Another 17 patients have died because of Covid-19, according to the latest figures.
It comes as the Department of Health confirmed there have been another 331 cases, bringing the total nationwide to 4,604.
There have been 137 deaths linked to Covid-19 since the crisis started.
Of the 17 most recent deaths, 15 were in the east. There was one death in the south of the country and another in the west.
The median age of deaths reported today was 77, with chief medical officer Tony Holohan saying long-term residential facilities will be a “priority for our focused attention”.
The figures published this evening include cases reported up to 1pm today. Officials are now working to understand how the confirmed cases contracted the virus.
Community transmission has accounted for 60pc of cases confirmed in recent days, meaning the number of people who contracted the virus from an unknown source is now the most common form of transmission.
There are now more than 206 clusters of the disease, These include areas where more than three or more people in a close setting, such as a home or nursing home, have tested positive.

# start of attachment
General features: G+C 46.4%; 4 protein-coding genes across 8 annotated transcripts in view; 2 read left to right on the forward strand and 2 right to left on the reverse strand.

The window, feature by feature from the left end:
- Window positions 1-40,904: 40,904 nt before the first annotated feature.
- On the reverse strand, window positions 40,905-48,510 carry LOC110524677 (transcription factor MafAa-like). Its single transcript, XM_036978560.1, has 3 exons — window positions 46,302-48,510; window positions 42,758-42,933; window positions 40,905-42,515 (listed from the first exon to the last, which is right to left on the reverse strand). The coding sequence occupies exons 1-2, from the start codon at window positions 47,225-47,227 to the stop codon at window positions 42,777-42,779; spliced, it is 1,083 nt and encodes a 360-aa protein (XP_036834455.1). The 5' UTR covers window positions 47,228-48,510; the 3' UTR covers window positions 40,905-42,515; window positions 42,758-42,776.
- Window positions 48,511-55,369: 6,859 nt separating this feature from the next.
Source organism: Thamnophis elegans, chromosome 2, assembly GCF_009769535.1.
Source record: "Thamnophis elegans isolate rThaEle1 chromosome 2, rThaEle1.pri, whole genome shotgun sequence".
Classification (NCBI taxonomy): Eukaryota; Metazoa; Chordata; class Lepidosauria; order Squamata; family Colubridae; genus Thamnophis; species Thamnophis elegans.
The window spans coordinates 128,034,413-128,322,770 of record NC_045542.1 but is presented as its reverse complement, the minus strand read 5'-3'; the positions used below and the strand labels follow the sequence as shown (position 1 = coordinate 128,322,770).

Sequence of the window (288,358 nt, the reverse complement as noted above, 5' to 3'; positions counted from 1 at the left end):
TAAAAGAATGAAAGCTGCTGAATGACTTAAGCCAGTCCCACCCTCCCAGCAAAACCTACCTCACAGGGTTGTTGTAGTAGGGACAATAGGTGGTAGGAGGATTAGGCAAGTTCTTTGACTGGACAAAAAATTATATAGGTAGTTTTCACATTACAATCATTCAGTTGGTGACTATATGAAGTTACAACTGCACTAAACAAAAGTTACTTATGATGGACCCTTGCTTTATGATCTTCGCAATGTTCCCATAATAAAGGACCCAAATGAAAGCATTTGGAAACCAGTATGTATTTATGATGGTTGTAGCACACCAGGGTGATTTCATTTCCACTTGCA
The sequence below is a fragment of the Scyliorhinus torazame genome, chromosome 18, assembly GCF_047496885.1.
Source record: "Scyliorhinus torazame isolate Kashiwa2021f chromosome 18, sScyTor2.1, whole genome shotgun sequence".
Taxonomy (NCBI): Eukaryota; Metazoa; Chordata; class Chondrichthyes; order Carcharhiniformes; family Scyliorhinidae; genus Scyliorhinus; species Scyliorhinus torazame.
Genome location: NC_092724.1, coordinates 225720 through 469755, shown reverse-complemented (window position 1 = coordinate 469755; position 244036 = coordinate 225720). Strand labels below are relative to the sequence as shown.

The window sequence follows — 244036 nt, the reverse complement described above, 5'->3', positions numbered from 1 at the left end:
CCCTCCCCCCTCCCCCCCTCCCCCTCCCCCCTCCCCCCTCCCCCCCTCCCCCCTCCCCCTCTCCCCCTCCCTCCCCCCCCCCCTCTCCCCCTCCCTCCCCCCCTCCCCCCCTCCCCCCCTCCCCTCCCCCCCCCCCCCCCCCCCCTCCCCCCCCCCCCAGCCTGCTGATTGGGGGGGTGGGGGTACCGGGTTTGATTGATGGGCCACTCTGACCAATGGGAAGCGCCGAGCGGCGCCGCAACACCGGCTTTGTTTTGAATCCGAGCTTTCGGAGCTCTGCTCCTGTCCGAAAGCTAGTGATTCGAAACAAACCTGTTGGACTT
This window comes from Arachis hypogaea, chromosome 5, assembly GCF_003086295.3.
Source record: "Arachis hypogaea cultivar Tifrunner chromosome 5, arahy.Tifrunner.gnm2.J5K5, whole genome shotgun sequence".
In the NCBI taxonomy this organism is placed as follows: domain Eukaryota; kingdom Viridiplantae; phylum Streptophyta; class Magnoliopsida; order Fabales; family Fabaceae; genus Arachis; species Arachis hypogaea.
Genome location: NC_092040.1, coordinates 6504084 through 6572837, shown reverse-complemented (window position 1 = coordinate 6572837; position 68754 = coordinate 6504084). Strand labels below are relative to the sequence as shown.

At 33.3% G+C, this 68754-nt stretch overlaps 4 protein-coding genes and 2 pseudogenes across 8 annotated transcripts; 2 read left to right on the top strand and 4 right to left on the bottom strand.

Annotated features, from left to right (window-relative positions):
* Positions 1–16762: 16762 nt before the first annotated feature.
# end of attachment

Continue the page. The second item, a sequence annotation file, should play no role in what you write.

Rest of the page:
More than 1,000 of all cases are linked to healthcare workers. There are 1,118 people being treated in hospital for the disease. Of these, 158 have been admitted to ICU.
Mr Holohan said he is satisfied with efforts made to address the spread of the disease but warned against complacency.
“This week, the National Public Health Emergency Team made a range of recommendations to support the response in nursing homes and long-term residential facilities to COVID-19. This remains a priority for our focused attention and we will continue to monitor the rate of infection within these environments and support the sector through this outbreak.
“The nationwide, collective effort to limit the spread of COVID-19 has been inspiring. We must keep up this effort, continue to protect the vulnerable in our society and ultimately flatten the curve.”